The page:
Drought-tolerant landscaping has replaced grass to conserve water in South San Francisco, California. (Tara Lohan)

Drought-tolerant landscaping has replaced grass to conserve water in South San Francisco, California. (Tara Lohan)

South San Francisco’s Parks Department used the drought as an opportunity to demonstrate water conservation work, but also to shift the way landscaping is done at the municipal level.

“We saved a lot of water over the last couple of years simply by turning off the water, which I don’t think is terribly earth-shattering, but a lot of places around here didn’t do that,” said South San Francisco parks manager Samantha Haimovitch, who is a landscape architect. “We did let things go brown, but we’re also trying to replace high water-usage stuff with more drought-tolerant planting.”

The city stopped watering grass medians, establishing plantings and hardscapes. They identified water-intensive landscapes that needed to be replaced with drought-tolerant ones, increased the mulching of soil to maintain moisture and shut off all decorative fountains.

But the change in practice went deeper than that. The city teamed up with the Bay-Friendly Landscaping & Gardening Coalition (also known as ReScape) to train Parks staff on holistic landscaping principles that include conserving water and energy, reducing waste, nurturing the soil, creating habitat, protecting air and water and understanding the local considerations for landscapes.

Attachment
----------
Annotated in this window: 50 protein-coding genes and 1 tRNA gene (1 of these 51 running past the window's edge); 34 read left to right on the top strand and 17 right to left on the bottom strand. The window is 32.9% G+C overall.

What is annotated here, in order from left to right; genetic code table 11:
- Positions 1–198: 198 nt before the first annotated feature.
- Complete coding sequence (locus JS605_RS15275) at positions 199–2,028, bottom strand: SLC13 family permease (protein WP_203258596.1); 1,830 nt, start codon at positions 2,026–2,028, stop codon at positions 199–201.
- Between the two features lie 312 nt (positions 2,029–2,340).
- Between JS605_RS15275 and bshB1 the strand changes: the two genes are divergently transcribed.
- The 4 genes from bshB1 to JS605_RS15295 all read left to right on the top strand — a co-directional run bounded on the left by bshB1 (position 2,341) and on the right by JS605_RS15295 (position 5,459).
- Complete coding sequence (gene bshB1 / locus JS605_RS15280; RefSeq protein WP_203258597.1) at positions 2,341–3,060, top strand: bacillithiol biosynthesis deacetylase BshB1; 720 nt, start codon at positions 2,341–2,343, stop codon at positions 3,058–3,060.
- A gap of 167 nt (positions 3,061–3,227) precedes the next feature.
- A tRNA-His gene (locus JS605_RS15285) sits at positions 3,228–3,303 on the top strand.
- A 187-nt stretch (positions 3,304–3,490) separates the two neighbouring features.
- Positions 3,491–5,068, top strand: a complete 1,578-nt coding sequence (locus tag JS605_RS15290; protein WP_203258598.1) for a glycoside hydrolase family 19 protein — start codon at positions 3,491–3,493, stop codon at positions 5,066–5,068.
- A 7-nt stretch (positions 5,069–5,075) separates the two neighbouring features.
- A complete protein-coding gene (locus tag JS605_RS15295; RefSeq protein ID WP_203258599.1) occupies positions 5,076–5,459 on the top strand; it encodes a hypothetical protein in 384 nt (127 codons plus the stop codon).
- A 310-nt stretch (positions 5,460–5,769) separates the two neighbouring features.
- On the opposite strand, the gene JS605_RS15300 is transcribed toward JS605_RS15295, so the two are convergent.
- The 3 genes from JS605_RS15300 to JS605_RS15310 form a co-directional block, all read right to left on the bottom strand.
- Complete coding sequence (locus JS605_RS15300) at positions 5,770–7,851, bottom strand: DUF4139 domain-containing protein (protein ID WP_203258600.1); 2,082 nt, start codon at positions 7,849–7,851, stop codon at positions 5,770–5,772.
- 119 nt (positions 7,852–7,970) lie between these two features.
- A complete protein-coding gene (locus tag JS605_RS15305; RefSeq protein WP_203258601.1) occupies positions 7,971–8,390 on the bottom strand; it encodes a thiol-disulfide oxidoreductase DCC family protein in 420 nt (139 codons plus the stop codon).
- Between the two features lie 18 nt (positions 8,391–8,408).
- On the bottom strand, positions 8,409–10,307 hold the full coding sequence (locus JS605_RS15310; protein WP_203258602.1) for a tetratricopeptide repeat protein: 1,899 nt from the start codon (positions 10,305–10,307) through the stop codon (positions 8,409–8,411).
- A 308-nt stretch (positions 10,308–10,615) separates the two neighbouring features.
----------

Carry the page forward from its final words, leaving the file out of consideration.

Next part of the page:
While South San Francisco’s results are laudable, there have been challenges. When they first reduced water use in response to the drought, they got a lot of negative feedback from residents. Some didn’t like seeing brown lawns and wanted them watered more. And others didn’t want to see any green and thought the city wasn’t doing enough to cut back on water use.